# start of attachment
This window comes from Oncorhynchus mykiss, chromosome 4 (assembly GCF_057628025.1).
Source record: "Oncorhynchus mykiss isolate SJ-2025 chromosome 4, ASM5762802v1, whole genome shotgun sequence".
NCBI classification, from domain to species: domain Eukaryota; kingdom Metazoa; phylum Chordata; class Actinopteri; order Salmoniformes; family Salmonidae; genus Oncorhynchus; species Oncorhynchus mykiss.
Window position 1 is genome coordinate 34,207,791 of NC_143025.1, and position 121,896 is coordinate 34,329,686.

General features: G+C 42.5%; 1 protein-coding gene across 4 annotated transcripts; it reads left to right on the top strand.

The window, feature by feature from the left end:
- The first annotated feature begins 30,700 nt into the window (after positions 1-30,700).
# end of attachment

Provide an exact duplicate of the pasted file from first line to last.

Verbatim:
This window comes from Oncorhynchus mykiss, chromosome 4 (assembly GCF_057628025.1).
Source record: "Oncorhynchus mykiss isolate SJ-2025 chromosome 4, ASM5762802v1, whole genome shotgun sequence".
NCBI classification, from domain to species: domain Eukaryota; kingdom Metazoa; phylum Chordata; class Actinopteri; order Salmoniformes; family Salmonidae; genus Oncorhynchus; species Oncorhynchus mykiss.
Window position 1 is genome coordinate 34,207,791 of NC_143025.1, and position 121,896 is coordinate 34,329,686.

General features: G+C 42.5%; 1 protein-coding gene across 4 annotated transcripts; it reads left to right on the top strand.

The window, feature by feature from the left end:
- The first annotated feature begins 30,700 nt into the window (after positions 1-30,700).